The Sinfonieorchester Basel, in various incarnations that date back to the 19th century and even earlier, has long had a strong international reputation and gave the premieres of several major works in the classical repertory. With the exception of Mario Venzago (1997-2003), all of its conductors since the orchestra took its current name have come from outside Switzerland.
The modern Sinfonieorchester Basel (known in German-speaking realms as SOB) was formed in 1997 from the merger of two orchestras, the Basler Sinfonie-Orchester and the Radio Sinfonieorchester Basel. The former of these dated back to 1876, when the group took up residence at the new Stadtcasino Basel, where the current orchestra still performs most of its concerts. That orchestra, in turn, had roots in the Collegium Musicum Basel, first formed in 1692. The Basler Sinfonie-Orchester's first conductor, Alfred Volkland, was succeeded in 1902 by Hermann Suter, whose tastes ran toward modern music and who programmed the premieres of works by Bartók, Bohuslav Martinů, and Arthur Honegger (Pacific 231), often in the face of audience opposition. Both Richard Strauss and Gustav Mahler conducted their works with the orchestra in the early 20th century. The orchestra grew in size and professionalism under subsequent conductors Felix Weingartner and Hans Ziegler, who led the group for four decades. An orientation toward contemporary music remained; French modernist Pierre Boulez conducted the group in the 1960s.
The Basler Sinfonie-Orchester and the Radio Sinfonieorchester Basel, which had been formed by the same administrative bodies, were joined together in 1997 under financial pressure to form the new Sinfonieorchester Basel. Its first conductor was Venzago, who was tasked with managing the difficult transition. He was succeeded by Marko Letonja (2003-2006) and then Dennis Russell Davies, who turned the group in the direction of American music and new minimalist repertory generally, including the works of Philip Glass. The group continued to suffer financial difficulties resulting in part from its complex administrative structure; these are explored in unusual detail on the orchestra's website. However, in the 2010s, the orchestra has drawn consistently strong audiences to its concerts and its operatic and ballet appearances at the Theater Basel. Since 2016, the orchestra's conductor has been Ivor Bolton. The orchestra returned to a renovated Stadtcasino Basel in 2020.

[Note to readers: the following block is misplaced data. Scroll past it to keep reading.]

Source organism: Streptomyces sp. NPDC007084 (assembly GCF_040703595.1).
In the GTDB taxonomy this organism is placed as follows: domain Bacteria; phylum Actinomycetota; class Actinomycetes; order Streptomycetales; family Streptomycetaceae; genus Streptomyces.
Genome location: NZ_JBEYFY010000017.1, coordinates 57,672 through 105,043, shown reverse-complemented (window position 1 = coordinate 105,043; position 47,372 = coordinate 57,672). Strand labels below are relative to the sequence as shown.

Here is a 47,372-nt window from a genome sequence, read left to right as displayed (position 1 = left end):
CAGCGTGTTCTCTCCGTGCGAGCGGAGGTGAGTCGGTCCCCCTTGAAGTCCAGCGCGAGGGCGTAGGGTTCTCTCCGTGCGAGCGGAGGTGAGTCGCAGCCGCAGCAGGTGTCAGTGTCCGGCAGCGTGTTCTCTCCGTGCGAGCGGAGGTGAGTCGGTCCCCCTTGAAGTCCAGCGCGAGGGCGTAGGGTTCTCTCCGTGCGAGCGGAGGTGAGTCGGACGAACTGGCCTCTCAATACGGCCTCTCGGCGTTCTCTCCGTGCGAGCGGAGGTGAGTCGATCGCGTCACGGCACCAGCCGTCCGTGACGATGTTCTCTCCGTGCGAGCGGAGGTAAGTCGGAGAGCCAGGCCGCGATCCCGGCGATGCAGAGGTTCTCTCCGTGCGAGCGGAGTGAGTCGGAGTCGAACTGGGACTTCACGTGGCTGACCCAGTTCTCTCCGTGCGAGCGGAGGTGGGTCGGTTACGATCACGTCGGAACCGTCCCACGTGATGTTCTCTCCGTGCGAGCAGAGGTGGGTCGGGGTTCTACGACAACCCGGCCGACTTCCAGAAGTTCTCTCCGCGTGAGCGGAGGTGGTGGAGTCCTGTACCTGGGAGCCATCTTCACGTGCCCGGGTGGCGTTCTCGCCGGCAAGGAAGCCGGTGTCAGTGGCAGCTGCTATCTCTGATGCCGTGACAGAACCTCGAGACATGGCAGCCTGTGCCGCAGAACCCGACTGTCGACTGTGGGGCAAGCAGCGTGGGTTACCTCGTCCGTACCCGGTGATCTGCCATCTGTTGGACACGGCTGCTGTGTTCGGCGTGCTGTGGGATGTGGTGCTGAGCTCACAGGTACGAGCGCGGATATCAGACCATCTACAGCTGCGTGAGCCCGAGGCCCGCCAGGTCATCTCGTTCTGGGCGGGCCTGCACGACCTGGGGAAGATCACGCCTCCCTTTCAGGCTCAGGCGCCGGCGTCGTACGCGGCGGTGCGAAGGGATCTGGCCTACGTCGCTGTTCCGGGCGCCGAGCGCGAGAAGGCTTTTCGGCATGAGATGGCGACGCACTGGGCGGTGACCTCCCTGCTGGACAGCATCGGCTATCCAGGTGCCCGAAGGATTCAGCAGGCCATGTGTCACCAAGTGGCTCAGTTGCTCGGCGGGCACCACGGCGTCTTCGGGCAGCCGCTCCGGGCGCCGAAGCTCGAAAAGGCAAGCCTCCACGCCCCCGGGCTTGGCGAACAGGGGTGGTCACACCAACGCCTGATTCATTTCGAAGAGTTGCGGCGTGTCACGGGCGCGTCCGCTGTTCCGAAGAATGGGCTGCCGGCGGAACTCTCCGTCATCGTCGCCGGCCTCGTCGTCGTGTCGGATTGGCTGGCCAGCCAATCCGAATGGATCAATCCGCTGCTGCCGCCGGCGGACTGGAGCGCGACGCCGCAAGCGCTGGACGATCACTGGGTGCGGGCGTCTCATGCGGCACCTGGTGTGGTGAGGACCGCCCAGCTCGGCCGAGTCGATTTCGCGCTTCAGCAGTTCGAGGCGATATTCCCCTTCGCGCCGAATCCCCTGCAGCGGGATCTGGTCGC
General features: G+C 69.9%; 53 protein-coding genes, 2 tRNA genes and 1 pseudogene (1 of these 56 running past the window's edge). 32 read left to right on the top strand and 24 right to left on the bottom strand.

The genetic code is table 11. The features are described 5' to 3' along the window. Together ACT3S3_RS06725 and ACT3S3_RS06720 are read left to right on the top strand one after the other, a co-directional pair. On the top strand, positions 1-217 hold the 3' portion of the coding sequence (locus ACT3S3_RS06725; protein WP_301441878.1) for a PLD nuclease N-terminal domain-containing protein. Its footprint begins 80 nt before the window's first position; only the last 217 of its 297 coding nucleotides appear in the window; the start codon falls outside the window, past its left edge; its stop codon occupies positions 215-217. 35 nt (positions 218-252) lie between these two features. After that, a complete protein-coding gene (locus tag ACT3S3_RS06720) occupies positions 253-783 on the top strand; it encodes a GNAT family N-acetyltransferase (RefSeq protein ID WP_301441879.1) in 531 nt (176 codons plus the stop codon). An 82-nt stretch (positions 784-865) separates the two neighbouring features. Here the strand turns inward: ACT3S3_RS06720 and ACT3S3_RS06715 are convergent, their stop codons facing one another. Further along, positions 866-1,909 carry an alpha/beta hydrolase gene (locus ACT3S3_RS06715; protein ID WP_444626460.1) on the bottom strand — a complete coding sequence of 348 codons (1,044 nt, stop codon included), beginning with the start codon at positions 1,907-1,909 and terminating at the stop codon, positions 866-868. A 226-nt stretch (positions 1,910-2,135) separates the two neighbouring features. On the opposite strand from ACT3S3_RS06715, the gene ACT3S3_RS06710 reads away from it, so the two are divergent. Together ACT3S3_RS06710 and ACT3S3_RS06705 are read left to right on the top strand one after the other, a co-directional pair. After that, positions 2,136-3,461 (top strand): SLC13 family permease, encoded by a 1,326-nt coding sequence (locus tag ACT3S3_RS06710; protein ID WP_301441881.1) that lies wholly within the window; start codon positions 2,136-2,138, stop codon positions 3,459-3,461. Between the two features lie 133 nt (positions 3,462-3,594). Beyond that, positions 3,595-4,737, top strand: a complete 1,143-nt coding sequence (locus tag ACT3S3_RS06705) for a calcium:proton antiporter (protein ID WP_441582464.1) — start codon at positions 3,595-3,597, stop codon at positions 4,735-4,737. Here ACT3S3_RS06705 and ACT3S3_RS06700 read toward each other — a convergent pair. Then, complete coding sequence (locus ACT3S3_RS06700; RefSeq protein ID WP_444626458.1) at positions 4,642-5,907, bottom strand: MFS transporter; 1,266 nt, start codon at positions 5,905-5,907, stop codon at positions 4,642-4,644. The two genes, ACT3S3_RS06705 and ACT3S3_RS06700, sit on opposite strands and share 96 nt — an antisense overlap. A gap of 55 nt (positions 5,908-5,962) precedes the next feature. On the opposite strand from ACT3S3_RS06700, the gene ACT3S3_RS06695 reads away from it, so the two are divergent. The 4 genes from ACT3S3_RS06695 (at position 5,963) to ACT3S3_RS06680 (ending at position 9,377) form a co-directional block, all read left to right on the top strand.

The Sinfonieorchester Basel has a large recording catalog, much of it on Novalis, CPO, and, most recently, Sony Classical; the orchestra has also operated its own label. In 2019, the orchestra issued the album Luciano Berio: Transformation on Sony Classical.
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